Masculinity Through The BTS Lens
For eons it has been preached that sex, rock and roll and a casual disregard for basic hygiene are the pillars on which masculinity is built. Then BTS came along and changed all that
Musicians have been using fashion and personal style to make bold statements and pay homage to their culture, music and religion for decades. Sometimes so dazzling is their vision, that they become a religion unto themselves. Michael Jackson, Madonna and Beyoncé have regularly used religious motifs to transform themselves into ethereal beings on screen. Accompanied with stringent brand control, an online persona plus careful social media and PR management, musicians have become more than flesh and bone — they are phantom beings that have deigned to walk the world among us.
But while Beyoncé, The Beatles, Cliff Richard and Madonna receive praise and notoriety (the good kind) for this ability, South Korean boy band BTS have faced brutal amounts of homophobia and xenophobia in every country outside their own. For the West, which so far had only been introduced to Asian men like Bruce Lee, Jackie Chan and Jet Li, seeing BTS take over the Grammy Awards (despite not winning), touring London and the United States, entering the Time 100 list and pulverizing world records, was shocking. The fact that the seven-member team did all this while singing in a language that was not English, made it a bigger stumper.
From being called ‘a fad’ to being asked if they’d sleep with their fans or if they even knew English, BTS have faced numerous hurdles during their attempt to establish themselves as world-renowned artists. One of those hurdles is the assumption that their fanbase comprises hysterical pre-teen girls on Twitter. This couldn’t be further from the truth.
I was introduced to BTS in 2015 and while I wasn’t necessarily a fan of their music at the time, I was stunned by their skincare, their beauty and their attention to detail. I had never seen such polished faces in my life and neither had I ever come across such well-tuned choreography. The fact that BTS have talked about using toner, night cream, sheet masks and going to dermatologists is path-breaking in itself — not because male celebrities don’t do it; they just don’t admit to it and nor are they ever asked about it by mainstream media. In India, the size of the male grooming market is nearly $700,000, according to a Nielsen report; it is only set to grow, but somehow men talking about creams and balms on public platforms translate to a supposed admission of being ‘gay’ or ‘like a woman.’
The truth is, no longer are urban men (and women) impressed with advertisements about angels falling from the sky (hello, Axe) — they want to know about the benefits of hyaluronic acid. Skincare is no longer the sole domain of those who identify as women or LGBTQ+. Whether we admit it or not, BTS and K-pop have played a ginormous role in that in the past couple of years.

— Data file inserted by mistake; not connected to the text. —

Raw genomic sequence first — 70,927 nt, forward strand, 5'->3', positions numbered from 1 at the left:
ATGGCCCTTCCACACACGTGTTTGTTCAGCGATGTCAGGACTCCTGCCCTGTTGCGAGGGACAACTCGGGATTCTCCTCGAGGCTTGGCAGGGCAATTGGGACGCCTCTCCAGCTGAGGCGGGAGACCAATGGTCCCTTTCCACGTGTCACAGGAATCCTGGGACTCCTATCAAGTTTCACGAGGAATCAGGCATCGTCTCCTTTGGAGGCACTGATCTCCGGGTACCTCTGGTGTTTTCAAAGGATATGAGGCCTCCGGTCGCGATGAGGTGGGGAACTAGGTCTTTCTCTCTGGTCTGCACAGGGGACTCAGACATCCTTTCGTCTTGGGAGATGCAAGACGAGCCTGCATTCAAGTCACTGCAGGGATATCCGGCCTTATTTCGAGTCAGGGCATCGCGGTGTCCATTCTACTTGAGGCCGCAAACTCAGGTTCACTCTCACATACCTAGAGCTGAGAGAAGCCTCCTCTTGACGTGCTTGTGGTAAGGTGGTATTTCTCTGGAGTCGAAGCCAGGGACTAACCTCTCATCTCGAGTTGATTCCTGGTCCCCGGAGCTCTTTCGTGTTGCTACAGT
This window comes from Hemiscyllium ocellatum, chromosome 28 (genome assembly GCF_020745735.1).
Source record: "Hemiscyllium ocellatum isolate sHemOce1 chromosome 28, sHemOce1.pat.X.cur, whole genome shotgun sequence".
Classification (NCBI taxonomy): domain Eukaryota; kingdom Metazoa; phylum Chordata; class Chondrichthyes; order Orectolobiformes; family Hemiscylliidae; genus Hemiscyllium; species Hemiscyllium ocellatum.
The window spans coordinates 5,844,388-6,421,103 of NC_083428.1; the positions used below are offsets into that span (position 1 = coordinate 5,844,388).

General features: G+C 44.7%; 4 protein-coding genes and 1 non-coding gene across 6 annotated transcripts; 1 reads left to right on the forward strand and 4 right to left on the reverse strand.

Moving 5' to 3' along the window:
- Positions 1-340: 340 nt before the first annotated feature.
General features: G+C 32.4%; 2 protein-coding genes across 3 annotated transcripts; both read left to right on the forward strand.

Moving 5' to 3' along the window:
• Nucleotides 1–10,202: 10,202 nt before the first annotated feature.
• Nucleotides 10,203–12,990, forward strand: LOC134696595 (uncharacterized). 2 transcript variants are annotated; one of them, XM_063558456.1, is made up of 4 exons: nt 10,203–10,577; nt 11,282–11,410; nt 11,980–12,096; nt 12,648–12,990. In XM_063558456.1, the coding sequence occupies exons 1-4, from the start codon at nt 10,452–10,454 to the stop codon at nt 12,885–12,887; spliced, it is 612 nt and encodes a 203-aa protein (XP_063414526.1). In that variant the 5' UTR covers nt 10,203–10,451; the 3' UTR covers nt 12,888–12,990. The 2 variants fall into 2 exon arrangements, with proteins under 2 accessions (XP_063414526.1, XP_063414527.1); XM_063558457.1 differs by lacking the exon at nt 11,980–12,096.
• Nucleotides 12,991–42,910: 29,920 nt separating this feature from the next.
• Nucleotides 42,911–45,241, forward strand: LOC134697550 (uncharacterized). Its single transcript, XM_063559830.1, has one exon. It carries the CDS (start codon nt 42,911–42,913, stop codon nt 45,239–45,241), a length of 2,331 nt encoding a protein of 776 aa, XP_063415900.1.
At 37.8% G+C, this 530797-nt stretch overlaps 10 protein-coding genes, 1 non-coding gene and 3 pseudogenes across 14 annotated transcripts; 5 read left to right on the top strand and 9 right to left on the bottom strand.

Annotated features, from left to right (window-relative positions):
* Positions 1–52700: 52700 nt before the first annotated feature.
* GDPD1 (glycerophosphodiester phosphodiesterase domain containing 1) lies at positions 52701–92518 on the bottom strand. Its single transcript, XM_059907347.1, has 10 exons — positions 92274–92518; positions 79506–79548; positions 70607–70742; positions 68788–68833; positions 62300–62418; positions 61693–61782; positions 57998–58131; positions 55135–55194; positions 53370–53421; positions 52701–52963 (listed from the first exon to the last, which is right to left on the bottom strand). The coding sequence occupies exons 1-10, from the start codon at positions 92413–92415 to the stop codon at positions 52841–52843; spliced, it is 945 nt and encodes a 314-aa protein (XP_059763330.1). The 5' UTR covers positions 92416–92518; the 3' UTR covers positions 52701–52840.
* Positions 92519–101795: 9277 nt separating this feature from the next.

And it’s not just about BTS using snail mucin essences, face masks and fermented toners — it is refreshing to see their smoky eyes, popsicle-stained lips and glowing complexion garnering praise (or at least starting a conversation) in worldwide media about makeup and a man’s right to being beautiful. Then, of course, there is a palpable fear and confusion amongst heterosexual men who have, for years, been fed the notion that six-pack abs, drinking scotch and not washing your face is what makes you a man. The fact that there are seven men (and an entire music industry, in fact) who actually put in effort to groom before going out to meet their legion of adoring fans, seems off to the average heterosexual male. After all, like certain popular male celebrities, they could just allegedly spit on people from balconies or marry 15-year-old women; why bother with sunscreen?
Why, indeed, should BTS make music about mental health, self-love and make references to obscure literature and psychological concepts when they could just talk about sex, drugs and money? BTS’ presence on the global stage means that the world is finally ready to accept ideas of masculinity that differ from what we have been fed over the years. They’re also proof that you don’t have to dumb down your music to appeal to a global audience — an audience that makes them trend worldwide every single time, haters be damned.
It’s easy to dismiss the entire BTS fandom as ‘cult-like’ or ‘toxic’ and ignore the fact that they raised over ₹5,80,000 (roughly $8,000) to relief funds in Assam after the North East Indian state was ravaged by floods. Or the fact that they put their enormous social media clout towards drawing attention to the International Railroad for Queer Refugees, which was founded in Iran to help LGBTQ+ people who fled their homes due to the fear of persecution — and even death. Not to mention their incredible drive to match BTS’ $1 million donation to the Black Lives Matter organization.
The fact remains that BTS have heralded a new idea of masculinity which finds vast acceptance with men, women and non-binary people alike. The only fear here is that many have jumped onto the BTS train because it is a sure-fire way to garner likes, shares and retweets. But, then again, that number is miniscule when compared to the millions who are growing up in a world where the biggest band on the planet is drawing attention thanks to their message of self-love. Because, honestly, we could all do with a bit of that.
Mayukh Majumdar is a film, pop-culture, and lifestyle journalist who has covered Bollywood, fashion, and social media trends for a variety of media portals and publications.
Curated by Riddhi Chakraborty
This story is featured in the Rolling Stone India Collectors Edition: The Ultimate Guide to BTS